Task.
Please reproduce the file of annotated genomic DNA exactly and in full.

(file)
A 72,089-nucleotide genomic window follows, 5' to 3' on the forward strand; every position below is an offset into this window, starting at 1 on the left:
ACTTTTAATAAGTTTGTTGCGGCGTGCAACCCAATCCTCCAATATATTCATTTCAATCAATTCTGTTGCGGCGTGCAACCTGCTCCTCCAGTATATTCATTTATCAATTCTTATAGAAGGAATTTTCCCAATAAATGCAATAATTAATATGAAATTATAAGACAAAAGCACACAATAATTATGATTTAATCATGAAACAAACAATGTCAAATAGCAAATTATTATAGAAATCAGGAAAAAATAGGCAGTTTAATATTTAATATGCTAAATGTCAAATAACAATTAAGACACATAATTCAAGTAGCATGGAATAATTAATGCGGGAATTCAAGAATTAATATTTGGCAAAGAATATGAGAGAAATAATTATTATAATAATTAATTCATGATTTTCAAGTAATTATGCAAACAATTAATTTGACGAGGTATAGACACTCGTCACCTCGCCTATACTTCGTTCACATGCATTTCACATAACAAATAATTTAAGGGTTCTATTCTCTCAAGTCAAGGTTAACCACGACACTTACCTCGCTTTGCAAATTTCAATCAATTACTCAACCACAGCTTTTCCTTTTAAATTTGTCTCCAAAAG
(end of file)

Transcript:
A 72,089-nucleotide genomic window follows, 5' to 3' on the forward strand; every position below is an offset into this window, starting at 1 on the left:
ACTTTTAATAAGTTTGTTGCGGCGTGCAACCCAATCCTCCAATATATTCATTTCAATCAATTCTGTTGCGGCGTGCAACCTGCTCCTCCAGTATATTCATTTATCAATTCTTATAGAAGGAATTTTCCCAATAAATGCAATAATTAATATGAAATTATAAGACAAAAGCACACAATAATTATGATTTAATCATGAAACAAACAATGTCAAATAGCAAATTATTATAGAAATCAGGAAAAAATAGGCAGTTTAATATTTAATATGCTAAATGTCAAATAACAATTAAGACACATAATTCAAGTAGCATGGAATAATTAATGCGGGAATTCAAGAATTAATATTTGGCAAAGAATATGAGAGAAATAATTATTATAATAATTAATTCATGATTTTCAAGTAATTATGCAAACAATTAATTTGACGAGGTATAGACACTCGTCACCTCGCCTATACTTCGTTCACATGCATTTCACATAACAAATAATTTAAGGGTTCTATTCTCTCAAGTCAAGGTTAACCACGACACTTACCTCGCTTTGCAAATTTCAATCAATTACTCAACCACAGCTTTTCCTTTTAAATTTGTCTCCAAAAG